Pat SteirThe abstract paintings of seem to involve physical dexterity as much as artistic sensibility. At 76, this acclaimed scion of the mid-20th century avant-garde remains endowed with both attributes, as shown in a video accompanying Steir’s current exhibition at the Helen Day Art Center.
The Manhattan-based artist, who also works out of a studio in Stowe, is shown dragging buckets of paint ladders, dumping their contents onto king-size canvases and brandishing her brush like a flywhip as she leafs through random inks, oils and acrylics. Steir fires a squirt gun loaded with paint at one of his pieces and squirts glitter at another.
“I try not to think when I’m working,” she told Stowe videographer Molly Davies. “Painting does what it does, depending on the circumstances.”
And the paint does some great things in the processes Davies documented. A work featured in the video could be a portrait of the Milky Way. The white flecks Steir produced by throwing paint on an expansive surface shimmer against a deep, dark background. It’s a haunting starscape.
Viewers also see Steir creating what could be a recent addition to the “Waterfall” series that made her famous in the 1980s. Streaks of green and aqua cascade and intertwine as the artist clad in noir pours paint from the top edge of a large canvas, letting gravity do what gravity does.
Steir’s method was inspired by the “indeterminate” approach pioneered by the composer John Cage (1912-1992), whom she met in 1980. Cage lets the dance of chance shape many of her works, the artist serving more as an instigator than a facilitator. Steir’s style also owes something to the automatic painting technique used by surrealist artists in the 1920s and 1930s.
About half of the pieces on display at Helen Day reflect her practice of let-it-be in its most practical form. One result is a set of black drops on white paper taped to the white walls of the art center’s main gallery. A suite of 14 such pieces, arranged in a horizontal row, includes a few splashes of ink that may remind viewers of Rorschach tests – except that these shapeless coagulations don’t conjure up associations with much.
Some intriguing shapes and an occasional burst of brightness appear amidst the darkness of the works created over the past 10 years and assembled here. But this painting may disappoint visitors who the video has prepared to expect visual magic.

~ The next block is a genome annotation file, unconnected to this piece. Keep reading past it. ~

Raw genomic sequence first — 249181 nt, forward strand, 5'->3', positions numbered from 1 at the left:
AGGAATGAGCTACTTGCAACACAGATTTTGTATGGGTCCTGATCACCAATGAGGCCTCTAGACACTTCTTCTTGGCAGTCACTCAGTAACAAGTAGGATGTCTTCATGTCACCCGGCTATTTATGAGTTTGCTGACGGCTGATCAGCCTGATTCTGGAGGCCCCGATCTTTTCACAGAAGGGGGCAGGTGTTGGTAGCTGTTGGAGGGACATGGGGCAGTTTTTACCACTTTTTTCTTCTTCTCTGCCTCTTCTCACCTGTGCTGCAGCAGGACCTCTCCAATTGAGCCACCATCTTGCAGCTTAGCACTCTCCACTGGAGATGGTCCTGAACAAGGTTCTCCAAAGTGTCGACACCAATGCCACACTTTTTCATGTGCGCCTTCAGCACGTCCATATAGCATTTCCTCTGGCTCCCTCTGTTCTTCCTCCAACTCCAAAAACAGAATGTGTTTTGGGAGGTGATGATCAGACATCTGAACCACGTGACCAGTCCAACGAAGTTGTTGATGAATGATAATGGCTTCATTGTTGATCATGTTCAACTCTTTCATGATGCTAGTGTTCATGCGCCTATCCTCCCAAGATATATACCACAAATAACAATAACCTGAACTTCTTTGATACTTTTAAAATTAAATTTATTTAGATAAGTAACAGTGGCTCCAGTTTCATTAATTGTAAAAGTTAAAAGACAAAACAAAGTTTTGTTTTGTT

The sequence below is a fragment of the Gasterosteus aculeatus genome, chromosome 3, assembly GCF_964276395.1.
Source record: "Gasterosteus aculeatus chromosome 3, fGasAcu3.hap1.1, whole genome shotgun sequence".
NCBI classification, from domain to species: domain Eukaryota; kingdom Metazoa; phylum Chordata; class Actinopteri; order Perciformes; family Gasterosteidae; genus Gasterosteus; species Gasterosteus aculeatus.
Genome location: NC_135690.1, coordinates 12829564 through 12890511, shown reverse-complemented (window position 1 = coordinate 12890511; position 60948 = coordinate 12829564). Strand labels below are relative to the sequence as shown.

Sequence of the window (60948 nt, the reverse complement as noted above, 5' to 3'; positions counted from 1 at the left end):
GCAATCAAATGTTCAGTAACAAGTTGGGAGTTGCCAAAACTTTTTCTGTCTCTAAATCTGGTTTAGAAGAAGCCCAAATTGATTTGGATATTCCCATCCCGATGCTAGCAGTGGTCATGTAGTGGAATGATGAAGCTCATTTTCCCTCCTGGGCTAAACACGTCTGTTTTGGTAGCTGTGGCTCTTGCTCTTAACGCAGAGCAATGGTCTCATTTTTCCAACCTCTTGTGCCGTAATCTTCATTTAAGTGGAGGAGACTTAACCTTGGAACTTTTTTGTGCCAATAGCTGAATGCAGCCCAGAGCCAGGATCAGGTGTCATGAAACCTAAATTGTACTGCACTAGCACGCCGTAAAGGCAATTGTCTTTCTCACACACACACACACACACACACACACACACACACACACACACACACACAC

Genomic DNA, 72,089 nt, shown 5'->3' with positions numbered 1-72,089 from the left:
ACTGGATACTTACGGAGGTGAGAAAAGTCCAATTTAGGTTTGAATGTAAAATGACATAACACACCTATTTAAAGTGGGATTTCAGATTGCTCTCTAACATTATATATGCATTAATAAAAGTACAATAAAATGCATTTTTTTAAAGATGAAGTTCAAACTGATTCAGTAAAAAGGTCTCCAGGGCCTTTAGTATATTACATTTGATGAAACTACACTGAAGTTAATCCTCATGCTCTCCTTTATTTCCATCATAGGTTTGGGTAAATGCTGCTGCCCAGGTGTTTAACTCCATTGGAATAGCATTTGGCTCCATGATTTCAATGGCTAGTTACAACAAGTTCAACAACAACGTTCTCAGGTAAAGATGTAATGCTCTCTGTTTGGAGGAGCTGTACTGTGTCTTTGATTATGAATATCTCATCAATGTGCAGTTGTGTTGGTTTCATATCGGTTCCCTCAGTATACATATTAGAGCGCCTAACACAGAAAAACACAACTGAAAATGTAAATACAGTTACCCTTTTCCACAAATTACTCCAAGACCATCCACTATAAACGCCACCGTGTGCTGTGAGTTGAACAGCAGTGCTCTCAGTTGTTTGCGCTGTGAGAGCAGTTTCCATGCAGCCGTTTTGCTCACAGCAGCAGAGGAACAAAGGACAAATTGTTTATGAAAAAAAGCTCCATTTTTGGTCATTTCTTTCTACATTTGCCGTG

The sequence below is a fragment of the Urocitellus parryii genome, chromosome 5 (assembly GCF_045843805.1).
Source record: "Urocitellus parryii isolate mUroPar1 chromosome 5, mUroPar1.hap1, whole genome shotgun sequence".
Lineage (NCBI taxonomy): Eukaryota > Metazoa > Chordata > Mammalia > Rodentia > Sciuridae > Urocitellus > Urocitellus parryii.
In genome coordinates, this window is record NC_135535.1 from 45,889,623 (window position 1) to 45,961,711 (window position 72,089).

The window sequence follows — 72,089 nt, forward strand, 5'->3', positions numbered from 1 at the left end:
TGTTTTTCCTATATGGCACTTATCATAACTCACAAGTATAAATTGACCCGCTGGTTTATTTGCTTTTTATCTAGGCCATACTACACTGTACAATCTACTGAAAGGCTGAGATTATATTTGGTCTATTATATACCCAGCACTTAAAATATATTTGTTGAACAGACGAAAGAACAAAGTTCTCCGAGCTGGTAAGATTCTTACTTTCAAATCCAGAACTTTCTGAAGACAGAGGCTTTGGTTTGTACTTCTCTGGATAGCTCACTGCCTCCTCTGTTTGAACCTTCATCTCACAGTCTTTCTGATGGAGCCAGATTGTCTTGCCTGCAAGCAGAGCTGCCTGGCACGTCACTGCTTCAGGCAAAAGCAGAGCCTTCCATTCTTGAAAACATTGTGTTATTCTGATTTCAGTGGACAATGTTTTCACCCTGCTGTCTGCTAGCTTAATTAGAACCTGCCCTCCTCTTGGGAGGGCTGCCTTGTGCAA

The mood lightens and the tempo picks up in Helen Day’s East Gallery, which features some of Steir’s paintings made between 2004 and 2008. In addition to using a richer range of hues, these pieces typically smaller scale have a more refined appearance. That’s partly because their plain white frames make them look sloppy compared to the display stuck to the wall in the main room.
Steir has also worked with a more subtle hand in pieces made over the past decade. A few black drops are included, but the artist dialed in most of these paints with a lighter touch. Large parts of some surfaces remain unworked, and Steir’s edgy forms have room to breathe. Grace and harmony emerge in paintings that reflect the figurative use of a scalpel rather than a hammer.
Steir’s debt to Jackson Pollock is particularly evident in one of these pieces, which may also be the show’s finest piece. Black, brown and purple paints are dripped, swirled and splattered onto a vertically oriented canvas with enough negative space for the colors to twist and splay.
The scenes of Steir at work in Davies’ video may remind viewers of an iconic Pollock photograph: a cigarette stuck between his lips, the Abstract Expressionist crouches next to a canvas on the floor, paint dripping with a paintbrush he dipped into a box he holds in his other hand. A few pieces from the Helen Day show demonstrate similar results from this coasting painting method.
A third phase of Steir’s career is represented by a single work suspended above the art center reception. It’s from 1977, when the artist was a minimalist – not the maximalist she seems to have become. This piece, entitled “Drum Series”, consists of eight sheets of colored paper, each containing two images, neatly grouped inside a frame. Most of the leaves bear black pencil marks arranged in rows. A few include easily recognizable symbols – the letters of the alphabet, for example. The influence of the exceptional American minimalist Agnes Martin (1912-2004) – a friend of Steir – is unmistakable in “Drum Series”.
It is the only work in the exhibition to have received a title. The absence of the Others forces viewers to focus on the paintings without resorting to clues as to their “meaning”. Curator Rachel Moore picked up on that cue to let the art speak for itself. It omits explanatory footnotes and wall labels that can make museums and galleries look like libraries. Moore shows that less can be more in curating as in painting.